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    1. Boring jobs usually have one of two things going for them - either the hands do the work, leaving the mind free to wonder [quite liberating, really], or the hands do the work while free to chat. Other jobs that demand mental focus, no matter how basic, usually throw up either a sense of achievement, or one or two interesting challenges a day.

      The frustration, on the other hand, is the sort of mind-game a cult could use quite successfully to brainwash someone: Set them up to fail, and then offer a limited range of possibilities for success.
      Cognitive dissonance.

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  2. I'm really loving the song.

    I just wanted to add that.

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    1. It's very reassuring and soothing, eh!

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  3. You may like to check out these albums Blonde On Blonde, Bring it all Back Home to Me, Blood on the Tracks, Under the Red Sky, Highway 61 Revisited and Slow Train Coming. When Bob changed from acoustic to electric music after his motor bike accident he was widely condemmed by the folky mob and was even called a traitor to the folky cause :-).

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    1. Know many of the tracks on Blonde on Blonde - Jackie Kennedy being the Lady Diana of her day, a pill box hat was an easy target: "It balances on your head just like a mattress balances on a bottle of wine."
      Have blood on the tracks, highway 61 and john wesley harding on disc, but the basement tapes - "I have a hard time waking most mornings", self portrait and desire are still on vinyl. They'll probably remain on vinyl until I can put my ego aside long enough to work out how to convert them to digital files.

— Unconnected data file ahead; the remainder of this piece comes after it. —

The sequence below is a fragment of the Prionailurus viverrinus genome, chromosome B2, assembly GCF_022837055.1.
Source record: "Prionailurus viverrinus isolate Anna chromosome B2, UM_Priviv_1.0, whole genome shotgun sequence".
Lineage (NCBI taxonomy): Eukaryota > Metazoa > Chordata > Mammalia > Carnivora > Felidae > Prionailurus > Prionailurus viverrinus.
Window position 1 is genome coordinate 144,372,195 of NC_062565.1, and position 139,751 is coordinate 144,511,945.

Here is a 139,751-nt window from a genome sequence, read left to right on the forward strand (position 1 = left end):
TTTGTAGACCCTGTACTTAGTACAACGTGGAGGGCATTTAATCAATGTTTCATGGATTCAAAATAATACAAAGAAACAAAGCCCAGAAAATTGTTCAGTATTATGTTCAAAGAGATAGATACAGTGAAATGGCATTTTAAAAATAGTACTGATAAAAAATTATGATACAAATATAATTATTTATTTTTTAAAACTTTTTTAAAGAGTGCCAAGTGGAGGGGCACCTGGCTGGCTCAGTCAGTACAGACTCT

The others you mention will be a YouTube challenge when my contract runs out in a few weeks.

      Dylan was probably not alone in being accused of treachery - and the folkies were as fanatical as later idealogical groups. [Though no one should have to listen to leaving on a jet plane and some others more than once in any one life time].Interesting you use the expression "folky cause" :)

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  4. Here's a new challenge - perhaps you could train yourself to read a book while you're on the job?? My most tedious job was in a factory - I amused myself (and hopefully fellow workers) by developing the plot of a murder mystery called 'Death in the Factory'. The punchline was that no one killed the victim - she died of boredom ...

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    1. LOL... unfortunately the eyes and the brain are engaged on the job which is what makes it so difficult not to get involved in the frustrating part of the job. This would make any real attempt at reading conspicuously naughty. Beside, aren't there enough public servants ripping off taxpayers in the news already? Must do my share.
      LOVE the idea of constructing a story though! We do some claytons chatting via internal email, so your idea is full of possibility. Can't imagine coming up with a punchline to top yours!